RSV Season Is Almost Here: Here’s What You Should Know

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RSV season is back! Not meaning to cause panic among parents, but you should definitely take steps to protect your kids from this virus, especially with the pandemic virus still spreading in most places. You simply just don’t want to be worried about any virus, period. 

In this post, Your Kids Urgent Care in Orlando, FL, shares some important information on RSV that you should know about: 

What Is RSV?

RSV stands for ‘respiratory syncytial virus,’ a type of respiratory virus that results in mild symptoms similar to that of the common cold. Recovery from RS typically takes between seven and fourteen days. However, for younger kids and older adults, this virus can cause more severe health problems. 

For one, the CDC reported that RSV is the leading cause of bronchiolitis and pneumonia in children below one year old in the US. It’s also one of the most common culprits behind respiratory illnesses in older adults.

When Does RSV Usually Happen?

RSV usually spreads from fall to spring. It is between the end of December to mid-February that it is most rampant, though.  

What Are the Symptoms of RSV?

RSV shares a lot of common symptoms with other types of respiratory problems:

  • Coughing
  • Sneezing
  • Runny nose
  • Fever
  • Loss of appetite
  • Wheezing

Note that these symptoms will not appear all at the same time. Some don’t even experience all of them. Symptoms usually vary depending on the age and overall health of the child. Younger children often show irritability and a decrease in activity when they have RSV. Some even have breathing difficulties. Most children experience this infection before they reach their second birthday, too. 

What’s the Treatment for RSV?

As mentioned, the symptoms typically clear up in one to two weeks. You should ensure that your child is well hydrated during this period, as many parents overlook this. There are OTC medications like acetaminophen that can help reduce fever and pains associated with RSV. However, if you have a newborn child below the age of six months, it’s better to err on the side of caution and take your child to a facility for urgent care for kids.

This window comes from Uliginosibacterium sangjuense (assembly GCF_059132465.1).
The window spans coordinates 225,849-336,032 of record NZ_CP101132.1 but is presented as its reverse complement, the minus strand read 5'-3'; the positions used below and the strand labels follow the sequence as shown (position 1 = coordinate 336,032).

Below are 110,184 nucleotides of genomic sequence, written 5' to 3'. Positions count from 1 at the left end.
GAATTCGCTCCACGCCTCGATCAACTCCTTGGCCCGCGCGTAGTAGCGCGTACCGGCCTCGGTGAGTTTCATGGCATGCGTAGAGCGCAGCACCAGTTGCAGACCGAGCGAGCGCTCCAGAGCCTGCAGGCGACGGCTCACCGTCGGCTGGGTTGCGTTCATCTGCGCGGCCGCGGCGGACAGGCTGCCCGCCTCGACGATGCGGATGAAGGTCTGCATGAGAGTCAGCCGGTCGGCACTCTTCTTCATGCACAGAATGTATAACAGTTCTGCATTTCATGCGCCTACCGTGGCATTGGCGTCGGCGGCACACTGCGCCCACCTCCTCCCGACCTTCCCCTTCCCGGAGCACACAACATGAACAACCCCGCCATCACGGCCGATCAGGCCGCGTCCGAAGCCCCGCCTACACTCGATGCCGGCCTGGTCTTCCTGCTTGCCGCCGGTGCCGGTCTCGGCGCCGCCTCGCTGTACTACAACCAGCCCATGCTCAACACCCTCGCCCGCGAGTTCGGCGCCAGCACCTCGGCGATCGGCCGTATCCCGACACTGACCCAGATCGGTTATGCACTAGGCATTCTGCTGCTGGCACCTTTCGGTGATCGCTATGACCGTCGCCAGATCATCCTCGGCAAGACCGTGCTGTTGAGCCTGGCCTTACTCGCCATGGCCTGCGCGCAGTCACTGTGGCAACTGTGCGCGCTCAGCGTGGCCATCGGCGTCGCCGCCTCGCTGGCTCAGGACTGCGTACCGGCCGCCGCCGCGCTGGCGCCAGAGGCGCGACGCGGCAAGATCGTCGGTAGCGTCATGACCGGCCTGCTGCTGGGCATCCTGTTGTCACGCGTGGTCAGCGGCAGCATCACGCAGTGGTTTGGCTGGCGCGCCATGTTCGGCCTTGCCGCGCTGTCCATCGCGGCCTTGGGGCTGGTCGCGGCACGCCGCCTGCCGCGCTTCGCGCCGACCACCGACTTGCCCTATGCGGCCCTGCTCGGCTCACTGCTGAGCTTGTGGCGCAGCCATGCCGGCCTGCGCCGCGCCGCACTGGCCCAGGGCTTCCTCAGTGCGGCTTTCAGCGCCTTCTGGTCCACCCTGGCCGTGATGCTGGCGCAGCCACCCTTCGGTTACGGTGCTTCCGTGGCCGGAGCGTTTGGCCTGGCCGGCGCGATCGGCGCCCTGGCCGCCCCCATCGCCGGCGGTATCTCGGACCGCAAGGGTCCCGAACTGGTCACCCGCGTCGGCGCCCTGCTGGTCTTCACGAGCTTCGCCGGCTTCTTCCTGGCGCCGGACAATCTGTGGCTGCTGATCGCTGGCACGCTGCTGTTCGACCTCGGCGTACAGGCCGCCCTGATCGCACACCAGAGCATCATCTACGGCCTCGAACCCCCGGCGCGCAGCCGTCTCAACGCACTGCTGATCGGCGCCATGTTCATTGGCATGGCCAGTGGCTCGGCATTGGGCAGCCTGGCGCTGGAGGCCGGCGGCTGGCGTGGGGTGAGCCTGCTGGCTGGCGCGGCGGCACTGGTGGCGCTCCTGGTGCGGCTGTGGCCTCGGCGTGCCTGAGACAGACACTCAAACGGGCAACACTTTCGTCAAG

Who Are at a Higher Risk?

While any child or adult can get RSV, some are more at risk, including: 

  • Infants who are born prematurely
  • Young children with chronic lung disease
  • Young children with congenital heart disease
  • Young children with a medical condition leading to a weak immune system
  • Adults with vulnerable immune systems
  • Older adults with underlying chronic diseases

What Can You Do to Prevent RSV?

To minimize the chances of RSV infecting your child, you should keep anyone in your home with the symptoms mentioned above away from the child as much as possible. Have them cover their mouth whenever they cough and sneeze. Everyone should wash their hands frequently to prevent the spreading of germs. You should also tell other family members and friends not to kiss your child whether or not they’re showing symptoms just to be on the safe side. 

It’s also important to sanitize surfaces because the virus can survive on surfaces for hours. Basically, what you’re probably doing to keep your family safe from the current pandemic virus are the same things you should do to prevent RSV. 

Conclusion

With RSV season getting closure, parents and guardians should be more vigilant when it comes to the children’s respiratory health. Take note of the preventive measures discussed above to help prevent RSV from infecting your child. If, however, your child catches it, and you are unsure whether to let it run its course at home or to take your little one to the ER, you can always take her to urgent care for kids in Orlando, FL. 

Your Kids Urgent Care in Orlando, FL, provides superior urgent pediatric care. We accept patients after hours and on holidays, too. You don’t have to be torn between rushing to the ER or doing nothing at home. Let our experts provide medical care for your child.

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